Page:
The Commission’s White Paper is built around two main elements: creating an ecosystem of trust and an ecosystem of excellence. The objectives under the ecosystem of excellence include better funding, attracting talent, improving access to data and computing infrastructures and international cooperation. The ecosystem of trust sets out the key elements of the future regulatory framework on AI. While the Commission acknowledges that the existing body of EU law addresses many aspects of the developments and use of AI applications, it also points out that it does not sufficiently address risks posed the new technologies. In particular, the Commission stresses the importance to address risks to fundamental rights and to safety and the effectiveness of the liability regime.
To address these challenges, the Commission proposes a risk-based approach that would ensure that the EU intervention is proportionate. Importantly, it distinguishes between high-risk and low-risk AI applications where hi-risk applications would attract a compulsory regulatory regime while low-risk applications would not (and would rely on voluntary labelling). However, whenever there are exceptional circumstances where the use of an AI application is of high-risk, it has to be regulated as well. This applies to such uses as remote biometric identification (i.e. facial recognition).
The Commission also recognises that AI technologies could pose potential safety risks in products and services. Therefore, they are taking steps to assess the application of the current Product Liability Directive in this respect. Their key considerations are set out in the Report on safety and liability implications of AI, the Internet of Things and Robotics.
Finally, the Commission proposes a European governance structure to deliver on the White Paper’s objectives. It would consist of cooperation between national competent authorities to avoid fragmentation of responsibilities.
The European data strategy
The Commission’s aims to shape Europe’s digital future by making the EU more competitive globally by creating a single market for data, and in turn will enable innovative processes, products and services. More data will be made available as per the European data strategy for use by the economy and society, whilst, those who generate the data will be in control. In their report on a European strategy for data, the Commission proposes a new regulatory framework to use data – Single Market for industrial and B2B data – and in particular rules on data access, sharing, use, re-use and anonymization.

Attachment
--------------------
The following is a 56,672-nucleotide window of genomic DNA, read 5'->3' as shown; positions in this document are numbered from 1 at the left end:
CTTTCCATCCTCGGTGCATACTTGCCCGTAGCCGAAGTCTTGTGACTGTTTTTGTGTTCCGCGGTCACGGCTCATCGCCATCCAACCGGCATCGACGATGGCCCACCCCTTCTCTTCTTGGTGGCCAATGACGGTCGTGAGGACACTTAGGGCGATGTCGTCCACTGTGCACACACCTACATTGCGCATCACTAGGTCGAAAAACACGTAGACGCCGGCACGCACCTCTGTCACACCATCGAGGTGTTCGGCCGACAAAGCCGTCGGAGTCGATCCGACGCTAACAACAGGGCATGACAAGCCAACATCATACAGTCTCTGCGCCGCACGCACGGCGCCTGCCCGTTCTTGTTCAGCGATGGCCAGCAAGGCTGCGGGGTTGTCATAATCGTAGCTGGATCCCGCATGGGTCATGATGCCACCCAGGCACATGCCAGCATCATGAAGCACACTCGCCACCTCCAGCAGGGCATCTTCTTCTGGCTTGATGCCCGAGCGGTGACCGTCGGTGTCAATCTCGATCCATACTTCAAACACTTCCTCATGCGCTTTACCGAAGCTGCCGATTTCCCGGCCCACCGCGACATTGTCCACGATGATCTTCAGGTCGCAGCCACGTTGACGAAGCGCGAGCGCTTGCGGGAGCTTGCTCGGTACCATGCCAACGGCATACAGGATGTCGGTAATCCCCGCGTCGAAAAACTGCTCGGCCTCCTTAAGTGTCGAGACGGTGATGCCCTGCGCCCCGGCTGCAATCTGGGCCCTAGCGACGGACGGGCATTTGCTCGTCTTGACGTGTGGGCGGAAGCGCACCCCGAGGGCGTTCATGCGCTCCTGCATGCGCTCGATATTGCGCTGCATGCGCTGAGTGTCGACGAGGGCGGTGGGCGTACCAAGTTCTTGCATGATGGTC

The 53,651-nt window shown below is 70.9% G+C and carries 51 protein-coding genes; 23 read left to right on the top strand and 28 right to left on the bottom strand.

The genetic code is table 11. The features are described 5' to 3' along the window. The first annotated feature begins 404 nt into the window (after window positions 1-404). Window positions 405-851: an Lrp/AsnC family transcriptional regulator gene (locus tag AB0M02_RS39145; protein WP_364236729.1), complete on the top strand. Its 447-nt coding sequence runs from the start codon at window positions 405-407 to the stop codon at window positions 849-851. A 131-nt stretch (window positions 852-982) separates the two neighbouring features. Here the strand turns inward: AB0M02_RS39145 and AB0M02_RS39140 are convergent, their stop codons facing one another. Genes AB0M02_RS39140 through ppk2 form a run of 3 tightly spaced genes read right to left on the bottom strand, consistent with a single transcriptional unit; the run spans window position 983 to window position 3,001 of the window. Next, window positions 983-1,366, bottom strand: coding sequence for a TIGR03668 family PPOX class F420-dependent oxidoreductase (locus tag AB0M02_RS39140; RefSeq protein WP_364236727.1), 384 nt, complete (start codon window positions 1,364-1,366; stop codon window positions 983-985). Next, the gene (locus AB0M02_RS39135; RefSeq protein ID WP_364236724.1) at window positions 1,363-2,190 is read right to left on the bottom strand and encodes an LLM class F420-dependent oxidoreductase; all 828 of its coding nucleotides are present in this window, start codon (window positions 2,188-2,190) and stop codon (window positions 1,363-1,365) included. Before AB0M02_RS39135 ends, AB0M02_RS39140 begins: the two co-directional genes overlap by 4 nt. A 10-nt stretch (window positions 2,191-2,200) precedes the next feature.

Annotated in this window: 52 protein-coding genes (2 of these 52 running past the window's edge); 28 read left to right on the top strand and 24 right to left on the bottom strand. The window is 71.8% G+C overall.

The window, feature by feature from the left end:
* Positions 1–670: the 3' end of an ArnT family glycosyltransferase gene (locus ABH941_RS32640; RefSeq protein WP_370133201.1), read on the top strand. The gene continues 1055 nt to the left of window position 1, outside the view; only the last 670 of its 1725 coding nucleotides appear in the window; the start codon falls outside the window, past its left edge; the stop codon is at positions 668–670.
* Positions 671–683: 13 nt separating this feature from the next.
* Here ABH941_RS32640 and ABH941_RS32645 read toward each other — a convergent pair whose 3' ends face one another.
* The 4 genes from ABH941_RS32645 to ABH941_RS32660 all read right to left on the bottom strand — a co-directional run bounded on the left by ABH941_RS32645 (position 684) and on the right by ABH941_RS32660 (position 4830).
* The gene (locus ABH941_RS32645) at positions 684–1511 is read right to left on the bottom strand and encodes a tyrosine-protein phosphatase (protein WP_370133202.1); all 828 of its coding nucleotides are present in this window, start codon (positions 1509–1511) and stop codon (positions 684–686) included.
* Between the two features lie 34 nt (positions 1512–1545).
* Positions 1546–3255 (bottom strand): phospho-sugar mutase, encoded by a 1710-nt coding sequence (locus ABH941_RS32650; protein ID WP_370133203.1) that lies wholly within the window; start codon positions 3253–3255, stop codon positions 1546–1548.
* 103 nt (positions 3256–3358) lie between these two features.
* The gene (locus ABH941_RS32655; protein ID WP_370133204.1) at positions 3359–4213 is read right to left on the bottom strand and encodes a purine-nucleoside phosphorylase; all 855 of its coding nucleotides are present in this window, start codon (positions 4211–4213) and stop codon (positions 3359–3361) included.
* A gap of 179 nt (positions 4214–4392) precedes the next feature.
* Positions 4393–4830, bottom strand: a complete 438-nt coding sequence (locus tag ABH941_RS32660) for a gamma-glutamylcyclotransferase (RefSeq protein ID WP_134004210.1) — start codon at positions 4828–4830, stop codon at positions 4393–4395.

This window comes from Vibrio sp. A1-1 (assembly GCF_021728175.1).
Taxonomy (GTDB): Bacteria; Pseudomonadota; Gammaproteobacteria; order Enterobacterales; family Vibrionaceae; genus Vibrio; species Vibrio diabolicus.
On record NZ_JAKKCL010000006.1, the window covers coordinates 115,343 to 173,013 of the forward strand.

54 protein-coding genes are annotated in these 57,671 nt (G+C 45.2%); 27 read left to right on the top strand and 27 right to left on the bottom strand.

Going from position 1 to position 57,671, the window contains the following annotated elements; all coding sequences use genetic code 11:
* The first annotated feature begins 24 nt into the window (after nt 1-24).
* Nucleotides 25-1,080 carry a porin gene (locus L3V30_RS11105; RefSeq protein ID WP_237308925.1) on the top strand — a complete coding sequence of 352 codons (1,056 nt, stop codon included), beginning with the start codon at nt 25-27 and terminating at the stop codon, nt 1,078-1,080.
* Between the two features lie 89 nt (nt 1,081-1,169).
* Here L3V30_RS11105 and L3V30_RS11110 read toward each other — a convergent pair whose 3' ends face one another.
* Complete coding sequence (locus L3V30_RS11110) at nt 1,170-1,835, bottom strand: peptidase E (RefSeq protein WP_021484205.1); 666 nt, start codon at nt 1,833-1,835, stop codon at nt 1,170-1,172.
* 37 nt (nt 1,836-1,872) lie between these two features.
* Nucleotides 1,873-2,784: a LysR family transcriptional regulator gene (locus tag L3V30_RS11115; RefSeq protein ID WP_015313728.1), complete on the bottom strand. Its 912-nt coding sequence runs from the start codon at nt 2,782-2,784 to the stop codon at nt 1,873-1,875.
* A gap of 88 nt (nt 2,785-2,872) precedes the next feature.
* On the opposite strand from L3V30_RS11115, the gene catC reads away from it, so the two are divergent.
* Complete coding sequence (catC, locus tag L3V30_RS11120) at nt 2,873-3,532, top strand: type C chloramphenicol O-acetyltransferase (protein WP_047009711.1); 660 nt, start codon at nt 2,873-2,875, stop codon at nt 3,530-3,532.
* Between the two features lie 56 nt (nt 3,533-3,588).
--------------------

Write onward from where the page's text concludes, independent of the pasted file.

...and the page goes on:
In accordance with the European data strategy, the EU will create a single market for data where: Data can flow within the EU and across sectors, for benefit for all; The rules for access and use of data are fair, practical and clear; and European rules in particular, privacy and data protection, as well as competition law, are fully respected.
Also, the strategy aims to make EU a more attractive, secure and dynamic data economy by:
- giving users rights, tools and skills to stay in full control of their data;
- joining forces in European cloud capacity;
- pooling European data in key sectors, with EU-wide common and interoperable data spaces;
- investing in next generation standards, tools and infrastructure to store and process data; and
- setting clear and fair rules on access and re-use of data.
The Commission have announced that they plan to invest a total of €4-6 billion in common data spaces and a European federation of cloud infrastructure and services, to allow Europe to seize the opportunity to become a leader in data.
Later this year, the Commission will present a Digital Services Act and European Democracy Action Plan, propose a review of the eIDA regulation, and strengthen cybersecurity by setting up a Joint Cyber Unit.
Contributors: Anna Drozd, EU Policy Advisor and Nadia Cook, Secondee Legal Trainee